Come Together: A Night for John Lennon's Words and Music (2001)
Orrin G. Hatch
The 60th Primetime Emmy Awards (2008)
Q5: Were rain umbrellas needed in the Rose Garden on September 24, 1984?
A: No. According to the Farmers’ Almanac, the high temperature in Washington, DC that day was 88°F with no precipitation. And, according to President Reagan, it was hot. He commented during the signing ceremony: “I don't know why it is on some of these hot rallies out in the countryside the chairs are black instead of white, and they get very warm when you stand too long.”
Q6: What is the typographical error in the text of FDC Act § 505(j) that was never corrected? (Hint: The affected section was replaced by the 2003 Medicare Modernization Act (“MMA”).)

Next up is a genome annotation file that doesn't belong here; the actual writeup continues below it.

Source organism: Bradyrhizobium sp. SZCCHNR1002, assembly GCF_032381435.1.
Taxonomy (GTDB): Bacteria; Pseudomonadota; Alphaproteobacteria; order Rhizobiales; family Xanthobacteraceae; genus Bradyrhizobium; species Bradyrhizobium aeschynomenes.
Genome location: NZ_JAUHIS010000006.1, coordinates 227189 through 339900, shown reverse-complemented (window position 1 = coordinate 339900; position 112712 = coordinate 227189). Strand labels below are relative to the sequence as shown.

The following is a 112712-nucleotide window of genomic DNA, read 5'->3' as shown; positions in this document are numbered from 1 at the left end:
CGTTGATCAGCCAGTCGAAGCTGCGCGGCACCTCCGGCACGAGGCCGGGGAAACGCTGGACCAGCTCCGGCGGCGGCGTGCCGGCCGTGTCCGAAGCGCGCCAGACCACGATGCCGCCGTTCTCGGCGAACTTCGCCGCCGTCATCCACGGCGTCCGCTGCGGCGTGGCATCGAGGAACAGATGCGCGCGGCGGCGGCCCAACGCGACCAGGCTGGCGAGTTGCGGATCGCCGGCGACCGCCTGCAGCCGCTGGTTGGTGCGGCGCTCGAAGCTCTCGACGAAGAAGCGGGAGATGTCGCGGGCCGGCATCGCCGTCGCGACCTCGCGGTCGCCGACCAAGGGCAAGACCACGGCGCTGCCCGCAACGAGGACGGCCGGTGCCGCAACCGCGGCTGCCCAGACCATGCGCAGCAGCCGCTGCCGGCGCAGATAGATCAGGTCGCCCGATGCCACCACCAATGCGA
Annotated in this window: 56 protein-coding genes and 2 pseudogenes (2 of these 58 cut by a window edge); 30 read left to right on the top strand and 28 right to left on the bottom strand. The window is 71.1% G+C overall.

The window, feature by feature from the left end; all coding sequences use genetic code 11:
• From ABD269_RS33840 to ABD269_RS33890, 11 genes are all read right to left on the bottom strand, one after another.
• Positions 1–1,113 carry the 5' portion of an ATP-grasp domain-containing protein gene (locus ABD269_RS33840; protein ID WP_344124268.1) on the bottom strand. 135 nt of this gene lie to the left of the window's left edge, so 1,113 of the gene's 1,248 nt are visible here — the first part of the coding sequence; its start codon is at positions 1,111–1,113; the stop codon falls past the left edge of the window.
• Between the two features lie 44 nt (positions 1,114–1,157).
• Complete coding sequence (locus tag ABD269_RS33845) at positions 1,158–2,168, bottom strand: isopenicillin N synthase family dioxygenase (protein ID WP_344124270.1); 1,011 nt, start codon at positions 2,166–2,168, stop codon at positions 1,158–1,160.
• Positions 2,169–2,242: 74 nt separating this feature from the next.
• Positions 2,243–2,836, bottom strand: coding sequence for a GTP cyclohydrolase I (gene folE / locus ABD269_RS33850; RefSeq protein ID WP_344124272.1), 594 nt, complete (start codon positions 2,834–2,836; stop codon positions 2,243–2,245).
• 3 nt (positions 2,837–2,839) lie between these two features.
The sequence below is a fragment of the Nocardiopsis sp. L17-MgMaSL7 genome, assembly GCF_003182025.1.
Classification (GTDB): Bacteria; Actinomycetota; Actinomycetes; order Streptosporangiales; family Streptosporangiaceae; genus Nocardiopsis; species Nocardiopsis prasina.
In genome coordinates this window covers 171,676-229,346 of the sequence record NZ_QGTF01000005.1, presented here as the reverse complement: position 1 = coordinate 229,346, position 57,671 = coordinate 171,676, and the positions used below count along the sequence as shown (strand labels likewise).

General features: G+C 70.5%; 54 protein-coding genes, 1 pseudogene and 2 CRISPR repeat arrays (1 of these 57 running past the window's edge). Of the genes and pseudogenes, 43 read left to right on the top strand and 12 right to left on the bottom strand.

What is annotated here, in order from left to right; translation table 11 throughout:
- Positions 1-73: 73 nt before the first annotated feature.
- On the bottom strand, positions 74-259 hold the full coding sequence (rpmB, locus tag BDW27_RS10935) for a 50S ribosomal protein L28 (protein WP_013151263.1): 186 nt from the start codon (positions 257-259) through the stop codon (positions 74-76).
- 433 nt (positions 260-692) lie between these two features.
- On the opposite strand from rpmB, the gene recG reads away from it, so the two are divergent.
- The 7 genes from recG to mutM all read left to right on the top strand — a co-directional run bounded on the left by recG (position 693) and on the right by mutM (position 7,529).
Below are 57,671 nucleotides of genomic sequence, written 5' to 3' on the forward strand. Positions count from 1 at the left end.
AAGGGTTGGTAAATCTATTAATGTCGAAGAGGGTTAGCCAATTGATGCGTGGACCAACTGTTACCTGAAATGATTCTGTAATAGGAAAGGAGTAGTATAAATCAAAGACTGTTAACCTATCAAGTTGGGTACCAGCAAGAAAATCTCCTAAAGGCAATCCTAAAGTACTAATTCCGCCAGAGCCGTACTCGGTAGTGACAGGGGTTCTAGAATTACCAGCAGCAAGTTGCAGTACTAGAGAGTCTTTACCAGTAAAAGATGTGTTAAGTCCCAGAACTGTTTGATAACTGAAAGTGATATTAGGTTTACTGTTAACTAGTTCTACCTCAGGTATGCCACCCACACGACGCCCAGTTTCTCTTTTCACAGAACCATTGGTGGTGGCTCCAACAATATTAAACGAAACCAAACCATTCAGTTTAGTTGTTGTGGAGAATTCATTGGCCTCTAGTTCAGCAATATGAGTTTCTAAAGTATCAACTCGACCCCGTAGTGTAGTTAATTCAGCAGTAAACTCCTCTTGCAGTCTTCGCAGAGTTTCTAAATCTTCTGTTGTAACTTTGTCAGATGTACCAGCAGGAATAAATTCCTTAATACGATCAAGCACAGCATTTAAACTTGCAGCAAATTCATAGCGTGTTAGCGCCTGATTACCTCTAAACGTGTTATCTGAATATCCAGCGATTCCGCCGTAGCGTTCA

FDC Act § 505(j)(5)(B)(iv), as enacted states:
If the application contains a certification described in subclause (IV) of paragraph (2)(A)(vii) and is for a drug for which a previous application has been submitted under this subsection continuing such a certification, the application shall be made effective not earlier than one hundred and eighty days after-
(I) the date the Secretary receives notice from the applicant under the previous application of the first commercial marketing of the drug under the previous application, or
(II) the date of a decision of a court. ..holding the patent which is the subject of the certification to be invalid or not infringed,
whichever is earlier. [Emphasis added].
The word “continuing” should have been “containing,” as some courts have recognized. See, e.g., Purepac Pharm. Co. v. Friedman, 162 F.3d 1201, 1203 n.3 (D.C. Cir. 1998); Mova Pharm. Corp. v. Shalala, 140 F.3d 1060, 1064 n.3 (D.C. Cir. 1998).
Q7: What is the significance of January 1, 1982 to the Orange Book?